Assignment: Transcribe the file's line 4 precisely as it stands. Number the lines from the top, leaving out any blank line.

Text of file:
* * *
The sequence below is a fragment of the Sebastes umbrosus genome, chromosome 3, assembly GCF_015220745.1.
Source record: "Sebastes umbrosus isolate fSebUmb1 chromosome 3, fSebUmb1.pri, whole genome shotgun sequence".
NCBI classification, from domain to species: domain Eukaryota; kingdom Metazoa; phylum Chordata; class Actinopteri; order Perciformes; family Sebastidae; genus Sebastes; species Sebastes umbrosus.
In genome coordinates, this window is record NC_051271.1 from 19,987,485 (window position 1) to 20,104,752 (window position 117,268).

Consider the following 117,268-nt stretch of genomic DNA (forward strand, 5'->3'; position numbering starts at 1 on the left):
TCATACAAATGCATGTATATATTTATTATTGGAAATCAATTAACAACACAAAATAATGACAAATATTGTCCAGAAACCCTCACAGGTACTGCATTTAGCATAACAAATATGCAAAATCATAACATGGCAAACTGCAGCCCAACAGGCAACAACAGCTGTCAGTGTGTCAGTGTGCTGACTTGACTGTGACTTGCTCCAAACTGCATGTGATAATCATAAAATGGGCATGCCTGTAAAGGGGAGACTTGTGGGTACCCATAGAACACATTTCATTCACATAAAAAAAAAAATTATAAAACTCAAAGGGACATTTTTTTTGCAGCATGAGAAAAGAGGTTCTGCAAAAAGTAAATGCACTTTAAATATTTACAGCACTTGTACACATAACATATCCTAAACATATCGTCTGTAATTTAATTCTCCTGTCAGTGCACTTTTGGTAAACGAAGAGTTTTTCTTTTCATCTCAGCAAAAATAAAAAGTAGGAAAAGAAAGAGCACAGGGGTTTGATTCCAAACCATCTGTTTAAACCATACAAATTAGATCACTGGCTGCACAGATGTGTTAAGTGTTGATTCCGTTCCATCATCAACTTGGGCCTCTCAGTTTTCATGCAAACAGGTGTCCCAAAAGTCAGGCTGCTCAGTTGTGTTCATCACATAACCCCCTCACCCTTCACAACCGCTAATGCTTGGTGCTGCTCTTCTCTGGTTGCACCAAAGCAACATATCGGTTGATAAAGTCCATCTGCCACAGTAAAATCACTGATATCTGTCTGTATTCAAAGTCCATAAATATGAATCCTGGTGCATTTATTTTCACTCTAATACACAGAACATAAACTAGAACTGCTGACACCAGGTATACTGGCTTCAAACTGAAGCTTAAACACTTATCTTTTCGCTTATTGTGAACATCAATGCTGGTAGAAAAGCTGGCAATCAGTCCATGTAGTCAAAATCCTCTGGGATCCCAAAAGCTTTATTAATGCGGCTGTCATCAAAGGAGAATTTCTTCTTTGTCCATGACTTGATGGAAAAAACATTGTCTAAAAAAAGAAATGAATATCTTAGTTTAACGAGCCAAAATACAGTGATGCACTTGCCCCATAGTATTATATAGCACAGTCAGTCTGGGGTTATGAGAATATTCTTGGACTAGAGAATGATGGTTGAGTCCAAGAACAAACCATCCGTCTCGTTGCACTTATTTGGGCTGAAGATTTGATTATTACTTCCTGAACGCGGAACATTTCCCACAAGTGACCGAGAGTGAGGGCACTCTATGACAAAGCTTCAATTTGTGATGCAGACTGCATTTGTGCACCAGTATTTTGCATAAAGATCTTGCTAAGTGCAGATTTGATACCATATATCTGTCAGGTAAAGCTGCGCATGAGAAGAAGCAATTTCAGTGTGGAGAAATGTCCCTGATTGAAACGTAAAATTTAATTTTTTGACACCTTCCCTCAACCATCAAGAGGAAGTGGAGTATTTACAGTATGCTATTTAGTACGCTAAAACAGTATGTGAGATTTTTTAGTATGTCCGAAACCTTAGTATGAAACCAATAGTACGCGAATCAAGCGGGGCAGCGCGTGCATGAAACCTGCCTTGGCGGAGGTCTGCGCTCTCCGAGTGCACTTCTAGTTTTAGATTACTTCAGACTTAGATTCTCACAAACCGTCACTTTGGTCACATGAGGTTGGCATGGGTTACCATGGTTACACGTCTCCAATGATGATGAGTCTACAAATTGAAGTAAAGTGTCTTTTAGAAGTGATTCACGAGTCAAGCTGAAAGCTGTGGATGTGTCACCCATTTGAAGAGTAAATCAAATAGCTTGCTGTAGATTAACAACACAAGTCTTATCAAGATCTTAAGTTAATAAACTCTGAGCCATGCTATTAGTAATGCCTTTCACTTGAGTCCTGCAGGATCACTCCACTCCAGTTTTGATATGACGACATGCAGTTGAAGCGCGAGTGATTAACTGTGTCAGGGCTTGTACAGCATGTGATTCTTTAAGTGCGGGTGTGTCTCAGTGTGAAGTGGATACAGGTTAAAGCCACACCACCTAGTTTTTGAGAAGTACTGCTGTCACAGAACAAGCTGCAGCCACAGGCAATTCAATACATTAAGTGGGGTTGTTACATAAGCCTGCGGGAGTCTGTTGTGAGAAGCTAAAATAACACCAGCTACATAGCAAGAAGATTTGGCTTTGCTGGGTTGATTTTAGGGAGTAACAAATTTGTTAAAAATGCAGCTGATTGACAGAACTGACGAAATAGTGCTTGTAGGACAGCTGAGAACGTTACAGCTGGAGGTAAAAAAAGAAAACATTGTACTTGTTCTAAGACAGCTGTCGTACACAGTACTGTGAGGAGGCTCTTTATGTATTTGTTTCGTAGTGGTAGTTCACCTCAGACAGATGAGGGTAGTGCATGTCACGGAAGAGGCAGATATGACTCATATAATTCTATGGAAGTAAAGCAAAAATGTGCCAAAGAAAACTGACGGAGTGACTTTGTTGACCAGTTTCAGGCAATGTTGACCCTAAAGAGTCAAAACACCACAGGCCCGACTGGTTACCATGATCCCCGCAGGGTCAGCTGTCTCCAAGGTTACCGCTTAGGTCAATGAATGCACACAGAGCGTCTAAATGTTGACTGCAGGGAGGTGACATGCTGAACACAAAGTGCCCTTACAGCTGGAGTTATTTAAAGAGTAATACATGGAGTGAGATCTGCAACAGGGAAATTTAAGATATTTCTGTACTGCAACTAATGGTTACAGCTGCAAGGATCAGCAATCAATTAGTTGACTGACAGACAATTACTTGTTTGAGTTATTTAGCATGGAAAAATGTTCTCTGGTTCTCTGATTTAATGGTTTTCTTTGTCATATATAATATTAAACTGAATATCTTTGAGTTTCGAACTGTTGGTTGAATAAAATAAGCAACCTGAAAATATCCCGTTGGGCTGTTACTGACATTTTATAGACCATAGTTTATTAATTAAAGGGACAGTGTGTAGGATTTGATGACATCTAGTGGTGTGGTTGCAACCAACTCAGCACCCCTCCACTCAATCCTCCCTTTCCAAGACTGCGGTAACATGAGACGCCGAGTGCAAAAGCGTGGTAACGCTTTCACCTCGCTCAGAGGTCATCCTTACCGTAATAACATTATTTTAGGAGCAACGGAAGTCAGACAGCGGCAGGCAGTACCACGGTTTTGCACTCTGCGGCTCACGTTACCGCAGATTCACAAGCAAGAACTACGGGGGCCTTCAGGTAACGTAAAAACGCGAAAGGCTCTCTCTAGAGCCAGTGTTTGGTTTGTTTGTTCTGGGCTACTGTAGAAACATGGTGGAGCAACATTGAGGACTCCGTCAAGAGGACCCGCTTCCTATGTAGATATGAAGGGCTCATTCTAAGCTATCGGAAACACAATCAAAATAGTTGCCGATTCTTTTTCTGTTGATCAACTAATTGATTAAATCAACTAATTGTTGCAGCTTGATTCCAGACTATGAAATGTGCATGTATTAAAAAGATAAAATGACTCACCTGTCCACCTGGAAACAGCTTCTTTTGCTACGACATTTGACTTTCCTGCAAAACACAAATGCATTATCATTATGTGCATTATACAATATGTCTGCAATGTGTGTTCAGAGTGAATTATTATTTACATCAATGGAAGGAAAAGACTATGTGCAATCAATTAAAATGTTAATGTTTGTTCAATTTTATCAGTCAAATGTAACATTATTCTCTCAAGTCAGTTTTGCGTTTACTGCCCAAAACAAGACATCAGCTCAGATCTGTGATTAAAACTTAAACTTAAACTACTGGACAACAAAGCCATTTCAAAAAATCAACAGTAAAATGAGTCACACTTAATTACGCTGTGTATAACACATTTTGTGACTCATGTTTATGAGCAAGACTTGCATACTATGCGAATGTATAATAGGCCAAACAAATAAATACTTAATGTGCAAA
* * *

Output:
In genome coordinates, this window is record NC_051271.1 from 19,987,485 (window position 1) to 20,104,752 (window position 117,268).